4. Staring at me like I have three heads when I mention my birth/parenting style of choice. Or, giving me a sympathetic/condescending smile and tell me that “that’ll change”. Yes, I’m planning a natural childbirth. No, I’m not insane. Yes, I’m aware childbirth hurts. Oh, you had an epidural? That’s fantastic, good for you. Of course I’m aware that I may change my mind, but I’m going to try my best not to. Oh, you wanted a natural childbirth too but just couldn’t do it? I’m sorry, when did my life and yours become the same thing?
    No, we’re not planning on co-sleeping. I don’t care if it’s easier to breastfeed in the middle of the night. We’re not doing it. And stop looking at me with that LOOK and tell me to “wait and see, I’ll change my mind”. I’ll stick to my guns JUST TO PROVE YOU WRONG, because I am stubborn, so is my husband and THAT’S HOW WE ROLL.
  5. “When I was pregnant back in 1874” stories. I don’t care what was the breastfeeding style (or lack thereof), clothing style, parenting style, or childbirthing style when you were pregnant back in the Dark Ages. It’s 2009. Times have changed. Get over it.
  6. Making fun/poking jokes/openly criticizing my kid’s name. This one. Oooohhh, this one just makes my blood boil thinking about it. I’m aware that our name of choice is not run of the mill. Let me explain something. Nellie was my grandmother and she died when I was ten. I have wanted to name my first daughter Nellie pretty much since I was a teenager. I made this clear to my sibling, and all of my cousins: the name Nellie is MINE. I’ve had dibs for a long time. Upon hearing what we’re naming our daughter, I’ve mostly gotten a positive reception but I have gotten a few gems that made me want to fly off the handle and rage. Here are a few:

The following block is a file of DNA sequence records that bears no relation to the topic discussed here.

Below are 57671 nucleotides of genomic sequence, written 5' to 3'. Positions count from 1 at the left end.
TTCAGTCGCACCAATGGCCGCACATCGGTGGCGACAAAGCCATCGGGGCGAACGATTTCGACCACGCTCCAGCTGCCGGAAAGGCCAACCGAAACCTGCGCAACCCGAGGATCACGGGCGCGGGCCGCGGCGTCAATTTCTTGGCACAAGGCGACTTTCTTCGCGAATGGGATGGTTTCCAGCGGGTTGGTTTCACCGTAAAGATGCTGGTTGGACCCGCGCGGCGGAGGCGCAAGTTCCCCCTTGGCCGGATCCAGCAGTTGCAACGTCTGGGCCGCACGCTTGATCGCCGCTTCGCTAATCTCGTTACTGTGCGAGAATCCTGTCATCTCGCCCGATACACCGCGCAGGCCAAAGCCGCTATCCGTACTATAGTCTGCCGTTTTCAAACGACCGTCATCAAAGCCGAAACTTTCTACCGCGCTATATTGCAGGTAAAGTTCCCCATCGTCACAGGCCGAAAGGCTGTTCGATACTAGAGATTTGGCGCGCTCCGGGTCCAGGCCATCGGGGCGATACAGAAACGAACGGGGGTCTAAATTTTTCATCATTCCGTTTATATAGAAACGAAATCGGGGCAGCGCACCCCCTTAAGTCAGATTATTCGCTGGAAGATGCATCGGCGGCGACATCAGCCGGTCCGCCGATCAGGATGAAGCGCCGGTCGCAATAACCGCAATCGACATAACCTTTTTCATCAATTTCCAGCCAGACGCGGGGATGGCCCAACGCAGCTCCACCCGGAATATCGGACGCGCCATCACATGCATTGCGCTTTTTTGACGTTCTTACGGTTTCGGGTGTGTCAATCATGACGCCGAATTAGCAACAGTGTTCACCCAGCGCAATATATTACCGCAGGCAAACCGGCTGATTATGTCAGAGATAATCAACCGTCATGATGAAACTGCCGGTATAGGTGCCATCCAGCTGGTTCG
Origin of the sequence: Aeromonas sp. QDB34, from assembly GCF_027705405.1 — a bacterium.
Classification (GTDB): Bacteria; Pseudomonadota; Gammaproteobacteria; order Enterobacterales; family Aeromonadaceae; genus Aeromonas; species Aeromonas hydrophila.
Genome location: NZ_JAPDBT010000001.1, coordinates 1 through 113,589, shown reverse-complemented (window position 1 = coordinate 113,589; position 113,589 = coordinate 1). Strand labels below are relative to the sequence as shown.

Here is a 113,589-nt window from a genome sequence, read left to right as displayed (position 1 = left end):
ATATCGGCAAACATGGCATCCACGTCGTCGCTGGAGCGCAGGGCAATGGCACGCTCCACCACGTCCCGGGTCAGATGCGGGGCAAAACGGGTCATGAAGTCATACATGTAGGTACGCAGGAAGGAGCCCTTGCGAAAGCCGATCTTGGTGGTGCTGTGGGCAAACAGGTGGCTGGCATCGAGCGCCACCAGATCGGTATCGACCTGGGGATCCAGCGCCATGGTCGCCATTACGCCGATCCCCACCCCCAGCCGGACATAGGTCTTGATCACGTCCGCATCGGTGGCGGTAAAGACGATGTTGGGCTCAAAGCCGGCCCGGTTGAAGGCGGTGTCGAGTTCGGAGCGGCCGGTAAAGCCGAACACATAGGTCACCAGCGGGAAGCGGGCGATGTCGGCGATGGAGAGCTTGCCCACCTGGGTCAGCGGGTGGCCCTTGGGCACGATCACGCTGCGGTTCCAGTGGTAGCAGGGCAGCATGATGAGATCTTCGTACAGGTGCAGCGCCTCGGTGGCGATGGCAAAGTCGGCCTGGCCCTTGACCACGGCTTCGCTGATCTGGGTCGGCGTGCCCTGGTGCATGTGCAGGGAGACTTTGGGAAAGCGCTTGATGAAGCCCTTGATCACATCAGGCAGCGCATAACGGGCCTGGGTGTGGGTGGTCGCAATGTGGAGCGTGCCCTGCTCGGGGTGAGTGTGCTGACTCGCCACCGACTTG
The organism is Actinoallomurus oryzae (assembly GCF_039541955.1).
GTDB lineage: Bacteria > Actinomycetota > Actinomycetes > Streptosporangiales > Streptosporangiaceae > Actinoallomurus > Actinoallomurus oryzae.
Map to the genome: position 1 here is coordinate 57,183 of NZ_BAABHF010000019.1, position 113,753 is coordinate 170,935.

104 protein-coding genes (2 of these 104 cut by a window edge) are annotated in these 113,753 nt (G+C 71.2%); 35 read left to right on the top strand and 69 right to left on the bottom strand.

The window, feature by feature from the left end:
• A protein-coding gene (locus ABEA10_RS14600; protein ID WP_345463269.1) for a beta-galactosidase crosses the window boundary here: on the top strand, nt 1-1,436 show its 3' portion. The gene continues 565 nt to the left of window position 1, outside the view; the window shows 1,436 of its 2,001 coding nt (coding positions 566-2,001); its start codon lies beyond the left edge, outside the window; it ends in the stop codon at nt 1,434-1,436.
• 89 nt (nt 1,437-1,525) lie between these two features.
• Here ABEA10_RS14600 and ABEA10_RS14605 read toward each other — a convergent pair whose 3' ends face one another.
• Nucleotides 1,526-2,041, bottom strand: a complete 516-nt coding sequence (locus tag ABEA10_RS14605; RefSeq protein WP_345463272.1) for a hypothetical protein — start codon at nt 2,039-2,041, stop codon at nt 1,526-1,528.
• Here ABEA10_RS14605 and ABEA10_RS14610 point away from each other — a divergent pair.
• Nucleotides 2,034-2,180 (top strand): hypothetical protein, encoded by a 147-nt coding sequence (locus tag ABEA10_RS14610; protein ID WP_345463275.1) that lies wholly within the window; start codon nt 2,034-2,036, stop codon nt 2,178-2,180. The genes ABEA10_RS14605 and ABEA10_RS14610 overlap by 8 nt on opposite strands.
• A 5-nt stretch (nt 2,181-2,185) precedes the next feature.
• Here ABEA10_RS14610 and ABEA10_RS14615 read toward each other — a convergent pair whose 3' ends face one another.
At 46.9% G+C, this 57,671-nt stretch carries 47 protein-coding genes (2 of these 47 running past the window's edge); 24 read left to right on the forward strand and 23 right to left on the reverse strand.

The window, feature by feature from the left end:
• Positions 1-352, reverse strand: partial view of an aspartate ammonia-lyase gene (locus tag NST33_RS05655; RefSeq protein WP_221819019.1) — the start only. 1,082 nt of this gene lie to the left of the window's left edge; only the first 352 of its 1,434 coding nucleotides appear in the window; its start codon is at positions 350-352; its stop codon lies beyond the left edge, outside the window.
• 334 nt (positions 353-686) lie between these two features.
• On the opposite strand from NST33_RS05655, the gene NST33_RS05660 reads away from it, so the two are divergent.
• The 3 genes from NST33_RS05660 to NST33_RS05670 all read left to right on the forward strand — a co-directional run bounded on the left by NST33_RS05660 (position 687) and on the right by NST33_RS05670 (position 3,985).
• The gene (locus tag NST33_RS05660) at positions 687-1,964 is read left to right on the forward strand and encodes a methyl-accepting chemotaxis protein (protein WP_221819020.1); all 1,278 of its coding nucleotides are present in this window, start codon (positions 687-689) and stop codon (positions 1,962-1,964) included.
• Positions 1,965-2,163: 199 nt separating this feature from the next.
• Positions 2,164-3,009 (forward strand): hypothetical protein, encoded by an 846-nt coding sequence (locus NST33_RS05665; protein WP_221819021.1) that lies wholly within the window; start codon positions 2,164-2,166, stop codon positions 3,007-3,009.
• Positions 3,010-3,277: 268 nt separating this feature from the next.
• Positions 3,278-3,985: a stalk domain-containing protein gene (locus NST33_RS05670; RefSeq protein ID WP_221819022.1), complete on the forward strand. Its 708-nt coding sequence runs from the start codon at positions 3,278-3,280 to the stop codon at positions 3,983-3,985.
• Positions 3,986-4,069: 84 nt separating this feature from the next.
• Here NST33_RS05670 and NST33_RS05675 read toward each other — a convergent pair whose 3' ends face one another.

“Nellie? Like that bitch from Little House on the Prairie?”
    “Nellie, huh? Are you gonna call her Nell, like that retard in that movie? HUH HUH.”
    “Like the rapper?”

    And this one, readers.. Was my personal “favorite”. It happened just the other day while I was sitting at work, minding my own business. The following exchange occurred between me and a woman who works in the building I do.
    “Hey there Natalie, when’s that baby due?”
    *trying not to scream, as I’ve told this woman at least 5 times* “January 17th.”
    “And what are you gonna call it?”
    “HER name is Nellie Rose.”
    “You know she’s going to hate you for naming her that, right?”
    This is what I heard in my head, ya’ll:

    What I wanted to do was calmly grab the coffee cup sitting beside me, and lob it forcefully at her head until I heard a satisfying CLUNK. What I said was,
    “Well, she doesn’t have much of a say in the matter, does she?”
    The woman replied, “Oh I know it, but you just know that when she gets older she’s going to be like, ‘Mother! You gave me such a stupid name. It’s so old fashioned!'”
    URGE TO KILL. RISING. RISING. I’m not sure what it is about people making fun of
    Nellie’s name. I think, to me, it’s like making fun of her and that raises my hair on end and makes me feel like an angry lioness about to defend her cub. I seriously want to rage at anyone who have something negative to say about my little daughter’s name.